The limited, including unlimited, and unexpected liability of a parent company

Let us suppose that the customer of a company that is part of a (large) group of companies sues this company for the damage it has suffered due to an improper performance of an agreement by that company. The subsidiary reaches a settlement with the customer, and the latter grants final discharge to the subsidiary. You would think that the customer could go easily after the remainder of the claim. However, nothing could be further from the truth. 

Recently, the following case was filed to the Dutch Supreme Court (Hoge Raad) (ECLI:NL:HR:2015:837). After a settlement had been made for the claim against the subsidiary, the lawyer of the customer mentioned above subsequently sued the parent company for the amount of the customer’s claim against the subsidiary that remained after the settlement. The fact is that when the agreement was entered into between the customer and the subsidiary, the parent company had filed what is called a 403-statement to the Chamber of Commerce.

A 403-statement means that the subsidiary does not need to file financial statements to the Chamber of Commerce, because the parent company already does this and ensures that a legal person belonging to a group of company does not need to set up the financial statements in accordance with the regulations in force. Reducing administrative burdens is often the reason for making a 403-statement in this respect.

The most important condition attached to this exemption is that another group company states in writing that it assumes joint and several liability for any obligations arising from the legal acts of the (exempted) legal person (section 403 subsection 1 under f of book 2 of the Dutch Civil Code). The consequences of this statement, which might be far-reaching, namely joint and several liability for all kinds of obligations from the subsidiaries, are often overlooked.

The parties argued in this case about the question of whether the customer of the parent company might sue the parent company on the basis of the 403-statement made by the parent company for the remainder of the customer’s claim against the subsidiary, after the settlement concluded with the subsidiary.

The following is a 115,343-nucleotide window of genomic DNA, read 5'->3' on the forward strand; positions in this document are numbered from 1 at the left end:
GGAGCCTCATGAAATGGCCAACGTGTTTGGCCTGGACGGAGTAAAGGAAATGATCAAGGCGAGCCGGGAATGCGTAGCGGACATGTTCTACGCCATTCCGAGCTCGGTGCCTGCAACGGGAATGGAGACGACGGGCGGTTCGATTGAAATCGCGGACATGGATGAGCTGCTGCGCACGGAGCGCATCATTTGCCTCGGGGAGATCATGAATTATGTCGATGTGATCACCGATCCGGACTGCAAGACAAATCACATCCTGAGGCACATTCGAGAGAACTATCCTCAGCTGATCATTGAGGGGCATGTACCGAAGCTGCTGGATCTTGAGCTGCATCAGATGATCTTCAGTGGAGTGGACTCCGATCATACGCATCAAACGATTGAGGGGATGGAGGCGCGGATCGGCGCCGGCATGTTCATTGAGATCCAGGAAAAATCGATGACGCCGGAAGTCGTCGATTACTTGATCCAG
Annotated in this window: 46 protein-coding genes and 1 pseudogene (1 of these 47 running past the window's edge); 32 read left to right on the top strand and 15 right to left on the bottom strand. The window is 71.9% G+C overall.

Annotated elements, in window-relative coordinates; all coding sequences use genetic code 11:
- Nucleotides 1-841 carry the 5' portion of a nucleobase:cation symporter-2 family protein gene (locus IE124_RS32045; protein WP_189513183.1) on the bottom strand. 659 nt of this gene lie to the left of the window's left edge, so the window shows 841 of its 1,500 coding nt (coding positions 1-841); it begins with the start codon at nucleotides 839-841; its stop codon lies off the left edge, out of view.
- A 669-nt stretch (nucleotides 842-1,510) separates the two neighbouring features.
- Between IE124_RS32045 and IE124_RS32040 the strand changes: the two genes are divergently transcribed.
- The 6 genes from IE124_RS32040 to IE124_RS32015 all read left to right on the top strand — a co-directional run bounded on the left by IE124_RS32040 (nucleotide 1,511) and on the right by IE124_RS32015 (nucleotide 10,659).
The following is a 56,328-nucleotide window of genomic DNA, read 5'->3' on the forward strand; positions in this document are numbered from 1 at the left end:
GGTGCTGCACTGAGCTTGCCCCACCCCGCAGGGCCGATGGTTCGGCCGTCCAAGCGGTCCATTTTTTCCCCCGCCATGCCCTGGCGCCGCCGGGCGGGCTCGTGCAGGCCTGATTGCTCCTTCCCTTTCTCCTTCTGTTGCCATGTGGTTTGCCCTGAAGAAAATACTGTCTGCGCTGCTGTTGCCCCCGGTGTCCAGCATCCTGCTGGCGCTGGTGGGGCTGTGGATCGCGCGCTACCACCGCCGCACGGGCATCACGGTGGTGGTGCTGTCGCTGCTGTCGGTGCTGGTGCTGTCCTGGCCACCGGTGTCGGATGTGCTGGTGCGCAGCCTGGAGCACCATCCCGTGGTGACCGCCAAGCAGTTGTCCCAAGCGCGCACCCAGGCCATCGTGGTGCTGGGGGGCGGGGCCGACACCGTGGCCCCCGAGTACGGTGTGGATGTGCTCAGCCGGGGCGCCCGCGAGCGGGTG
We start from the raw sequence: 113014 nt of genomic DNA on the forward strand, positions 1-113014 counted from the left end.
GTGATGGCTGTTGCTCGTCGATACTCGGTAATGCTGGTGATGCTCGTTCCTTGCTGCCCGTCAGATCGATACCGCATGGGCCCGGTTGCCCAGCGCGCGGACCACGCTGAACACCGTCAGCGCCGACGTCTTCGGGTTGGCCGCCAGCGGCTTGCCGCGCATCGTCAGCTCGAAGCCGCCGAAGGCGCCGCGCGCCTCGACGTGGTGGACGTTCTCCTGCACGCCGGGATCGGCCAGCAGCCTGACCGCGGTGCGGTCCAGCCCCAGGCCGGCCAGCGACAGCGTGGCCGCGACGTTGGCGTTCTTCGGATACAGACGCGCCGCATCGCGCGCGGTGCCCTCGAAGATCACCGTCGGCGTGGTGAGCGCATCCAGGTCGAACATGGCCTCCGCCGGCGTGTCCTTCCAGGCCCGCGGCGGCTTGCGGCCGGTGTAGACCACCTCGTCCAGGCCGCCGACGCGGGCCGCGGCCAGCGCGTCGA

The court ruled that the customer may no longer sue the parent company for the remainder of its claim because, after all, a settlement with final discharge had been concluded.

In the appeal, however, the Den Bosch Court of Appeal allowed the customer’s claim against the parent company. The Court of Appeal reasoned as follows: On the basis of the 403-statement, the parent company is, in addition to the subsidiary, jointly and severally liable for the obligations of the subsidiary which have arisen during the period that the 403-statement was in force. This several liability also entails that when the customer reaches a settlement with the subsidiary (the initial debtor), this does not alter the fact that the parent company is still liable towards the customer for the amount of the customer’s claim against the subsidiary that remained after the settlement. The circumstance that the customer has granted final discharge to the subsidiary within the framework of the settlement they had concluded, does not affect this. The Dutch Supreme Court confirmed this ruling given by the Court of Appeal.

In short, it is recommended to keep in mind, when a 403-statement has been made, the far-reaching consequences with regard to the liability of the company that has made the 403-statement, also in a case that only seems to refer to a sued company. Vice versa, it goes without saying that it is interesting, when a counterparty operates as a group, to verify of whether in that case also a 403-statement has been made.

Should the above give rise to any questions, please contact mr. M.A. (Michel) T Schroots.

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